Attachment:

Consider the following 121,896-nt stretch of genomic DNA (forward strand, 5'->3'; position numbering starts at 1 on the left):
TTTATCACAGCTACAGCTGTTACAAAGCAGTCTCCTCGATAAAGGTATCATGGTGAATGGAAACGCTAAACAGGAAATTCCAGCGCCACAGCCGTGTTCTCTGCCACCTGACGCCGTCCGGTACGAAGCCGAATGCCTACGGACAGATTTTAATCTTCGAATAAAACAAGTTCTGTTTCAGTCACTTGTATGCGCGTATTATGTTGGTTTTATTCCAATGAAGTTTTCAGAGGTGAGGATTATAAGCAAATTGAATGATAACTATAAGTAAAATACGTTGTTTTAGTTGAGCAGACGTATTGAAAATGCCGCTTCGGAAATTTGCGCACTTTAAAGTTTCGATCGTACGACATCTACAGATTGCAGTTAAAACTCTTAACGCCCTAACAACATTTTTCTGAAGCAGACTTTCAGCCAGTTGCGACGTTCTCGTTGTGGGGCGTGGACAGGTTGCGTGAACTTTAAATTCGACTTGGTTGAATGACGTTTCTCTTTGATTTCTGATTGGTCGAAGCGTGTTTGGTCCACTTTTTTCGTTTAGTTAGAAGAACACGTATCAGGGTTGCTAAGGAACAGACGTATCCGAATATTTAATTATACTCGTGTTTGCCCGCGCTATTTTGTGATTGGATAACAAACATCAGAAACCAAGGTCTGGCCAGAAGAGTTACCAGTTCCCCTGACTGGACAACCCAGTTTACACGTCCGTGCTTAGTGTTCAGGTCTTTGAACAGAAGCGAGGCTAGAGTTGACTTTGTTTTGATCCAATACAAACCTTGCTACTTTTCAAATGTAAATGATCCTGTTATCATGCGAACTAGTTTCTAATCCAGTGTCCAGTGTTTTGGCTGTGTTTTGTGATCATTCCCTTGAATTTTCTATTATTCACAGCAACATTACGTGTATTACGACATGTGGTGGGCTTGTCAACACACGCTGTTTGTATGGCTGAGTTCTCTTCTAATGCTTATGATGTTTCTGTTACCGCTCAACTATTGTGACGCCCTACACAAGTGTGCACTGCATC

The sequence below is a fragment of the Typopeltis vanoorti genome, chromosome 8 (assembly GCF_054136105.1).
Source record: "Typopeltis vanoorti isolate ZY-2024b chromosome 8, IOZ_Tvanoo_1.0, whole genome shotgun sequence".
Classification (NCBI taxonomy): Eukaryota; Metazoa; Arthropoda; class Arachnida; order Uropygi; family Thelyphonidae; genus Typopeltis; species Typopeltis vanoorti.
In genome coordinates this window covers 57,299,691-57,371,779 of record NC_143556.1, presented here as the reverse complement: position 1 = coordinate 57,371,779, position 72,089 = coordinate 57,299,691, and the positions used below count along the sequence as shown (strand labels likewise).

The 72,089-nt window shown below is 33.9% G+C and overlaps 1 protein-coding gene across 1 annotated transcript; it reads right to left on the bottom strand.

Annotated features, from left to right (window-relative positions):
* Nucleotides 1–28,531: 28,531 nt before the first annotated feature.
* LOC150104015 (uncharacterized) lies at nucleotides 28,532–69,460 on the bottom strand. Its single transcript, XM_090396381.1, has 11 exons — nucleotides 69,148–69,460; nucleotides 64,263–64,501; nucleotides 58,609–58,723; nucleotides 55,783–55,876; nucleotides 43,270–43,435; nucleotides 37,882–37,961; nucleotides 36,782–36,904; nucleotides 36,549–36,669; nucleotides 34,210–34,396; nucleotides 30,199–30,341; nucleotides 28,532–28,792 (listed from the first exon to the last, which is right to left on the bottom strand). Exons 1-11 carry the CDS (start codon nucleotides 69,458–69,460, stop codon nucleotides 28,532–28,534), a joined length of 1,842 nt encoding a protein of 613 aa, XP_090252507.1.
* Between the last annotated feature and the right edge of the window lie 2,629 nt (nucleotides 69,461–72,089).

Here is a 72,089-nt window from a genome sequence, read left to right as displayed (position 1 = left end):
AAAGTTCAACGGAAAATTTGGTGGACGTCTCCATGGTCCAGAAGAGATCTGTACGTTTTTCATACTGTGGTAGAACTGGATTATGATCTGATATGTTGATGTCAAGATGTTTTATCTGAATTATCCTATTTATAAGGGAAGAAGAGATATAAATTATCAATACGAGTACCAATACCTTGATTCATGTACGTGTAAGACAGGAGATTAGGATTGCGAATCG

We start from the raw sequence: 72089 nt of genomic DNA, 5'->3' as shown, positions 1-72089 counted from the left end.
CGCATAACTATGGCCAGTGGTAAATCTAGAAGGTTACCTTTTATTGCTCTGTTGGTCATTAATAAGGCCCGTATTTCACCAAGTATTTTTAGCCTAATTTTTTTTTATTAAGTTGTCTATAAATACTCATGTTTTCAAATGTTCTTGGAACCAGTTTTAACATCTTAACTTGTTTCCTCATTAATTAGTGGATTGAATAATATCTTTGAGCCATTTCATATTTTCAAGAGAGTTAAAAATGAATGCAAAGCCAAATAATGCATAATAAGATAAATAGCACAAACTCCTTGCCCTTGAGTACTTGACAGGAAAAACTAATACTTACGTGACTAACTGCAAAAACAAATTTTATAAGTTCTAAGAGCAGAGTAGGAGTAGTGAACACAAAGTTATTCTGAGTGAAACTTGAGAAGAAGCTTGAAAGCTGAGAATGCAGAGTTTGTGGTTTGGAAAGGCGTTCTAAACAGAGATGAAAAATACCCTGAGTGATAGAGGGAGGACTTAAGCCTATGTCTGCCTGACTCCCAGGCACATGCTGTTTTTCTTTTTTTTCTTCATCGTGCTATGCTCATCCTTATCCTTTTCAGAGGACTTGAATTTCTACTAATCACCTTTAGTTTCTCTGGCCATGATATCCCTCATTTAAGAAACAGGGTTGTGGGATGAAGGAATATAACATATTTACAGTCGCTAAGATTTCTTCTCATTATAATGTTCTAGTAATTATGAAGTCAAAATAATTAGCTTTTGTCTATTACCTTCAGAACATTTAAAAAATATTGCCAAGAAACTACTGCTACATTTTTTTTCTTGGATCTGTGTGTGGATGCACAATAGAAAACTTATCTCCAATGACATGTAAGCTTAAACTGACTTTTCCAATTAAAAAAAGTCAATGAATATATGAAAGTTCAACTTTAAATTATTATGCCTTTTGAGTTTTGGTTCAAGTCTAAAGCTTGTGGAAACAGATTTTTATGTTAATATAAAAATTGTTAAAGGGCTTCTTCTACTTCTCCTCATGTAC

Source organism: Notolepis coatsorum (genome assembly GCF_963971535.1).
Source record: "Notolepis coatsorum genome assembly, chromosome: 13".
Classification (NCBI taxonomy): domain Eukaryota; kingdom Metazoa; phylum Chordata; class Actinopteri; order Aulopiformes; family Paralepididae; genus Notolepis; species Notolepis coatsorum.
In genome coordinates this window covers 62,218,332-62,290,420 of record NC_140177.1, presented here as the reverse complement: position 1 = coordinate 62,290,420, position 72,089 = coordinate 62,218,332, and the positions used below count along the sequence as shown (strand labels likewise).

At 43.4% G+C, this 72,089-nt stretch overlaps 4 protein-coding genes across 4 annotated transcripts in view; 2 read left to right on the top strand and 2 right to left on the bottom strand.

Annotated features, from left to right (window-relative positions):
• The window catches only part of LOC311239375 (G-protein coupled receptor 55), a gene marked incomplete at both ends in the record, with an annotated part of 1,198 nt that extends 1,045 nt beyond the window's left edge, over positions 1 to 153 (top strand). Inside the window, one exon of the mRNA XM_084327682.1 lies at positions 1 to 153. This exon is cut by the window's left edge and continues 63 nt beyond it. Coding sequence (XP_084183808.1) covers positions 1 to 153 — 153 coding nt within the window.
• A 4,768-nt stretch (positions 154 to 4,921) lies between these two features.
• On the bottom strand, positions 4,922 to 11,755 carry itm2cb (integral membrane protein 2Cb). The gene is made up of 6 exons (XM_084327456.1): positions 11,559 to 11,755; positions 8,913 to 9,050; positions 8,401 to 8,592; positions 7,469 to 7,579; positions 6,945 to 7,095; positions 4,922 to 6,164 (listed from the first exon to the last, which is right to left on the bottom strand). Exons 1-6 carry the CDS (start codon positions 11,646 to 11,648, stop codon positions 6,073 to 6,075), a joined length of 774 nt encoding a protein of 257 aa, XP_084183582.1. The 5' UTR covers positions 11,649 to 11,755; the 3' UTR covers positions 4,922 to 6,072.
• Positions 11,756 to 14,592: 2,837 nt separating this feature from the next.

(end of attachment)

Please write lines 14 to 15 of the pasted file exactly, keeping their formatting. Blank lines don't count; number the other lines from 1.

We start from the raw sequence: 72089 nt of genomic DNA, 5'->3' as shown, positions 1-72089 counted from the left end.
CGCATAACTATGGCCAGTGGTAAATCTAGAAGGTTACCTTTTATTGCTCTGTTGGTCATTAATAAGGCCCGTATTTCACCAAGTATTTTTAGCCTAATTTTTTTTTATTAAGTTGTCTATAAATACTCATGTTTTCAAATGTTCTTGGAACCAGTTTTAACATCTTAACTTGTTTCCTCATTAATTAGTGGATTGAATAATATCTTTGAGCCATTTCATATTTTCAAGAGAGTTAAAAATGAATGCAAAGCCAAATAATGCATAATAAGATAAATAGCACAAACTCCTTGCCCTTGAGTACTTGACAGGAAAAACTAATACTTACGTGACTAACTGCAAAAACAAATTTTATAAGTTCTAAGAGCAGAGTAGGAGTAGTGAACACAAAGTTATTCTGAGTGAAACTTGAGAAGAAGCTTGAAAGCTGAGAATGCAGAGTTTGTGGTTTGGAAAGGCGTTCTAAACAGAGATGAAAAATACCCTGAGTGATAGAGGGAGGACTTAAGCCTATGTCTGCCTGACTCCCAGGCACATGCTGTTTTTCTTTTTTTTCTTCATCGTGCTATGCTCATCCTTATCCTTTTCAGAGGACTTGAATTTCTACTAATCACCTTTAGTTTCTCTGGCCATGATATCCCTCATTTAAGAAACAGGGTTGTGGGATGAAGGAATATAACATATTTACAGTCGCTAAGATTTCTTCTCATTATAATGTTCTAGTAATTATGAAGTCAAAATAATTAGCTTTTGTCTATTACCTTCAGAACATTTAAAAAATATTGCCAAGAAACTACTGCTACATTTTTTTTCTTGGATCTGTGTGTGGATGCACAATAGAAAACTTATCTCCAATGACATGTAAGCTTAAACTGACTTTTCCAATTAAAAAAAGTCAATGAATATATGAAAGTTCAACTTTAAATTATTATGCCTTTTGAGTTTTGGTTCAAGTCTAAAGCTTGTGGAAACAGATTTTTATGTTAATATAAAAATTGTTAAAGGGCTTCTTCTACTTCTCCTCATGTAC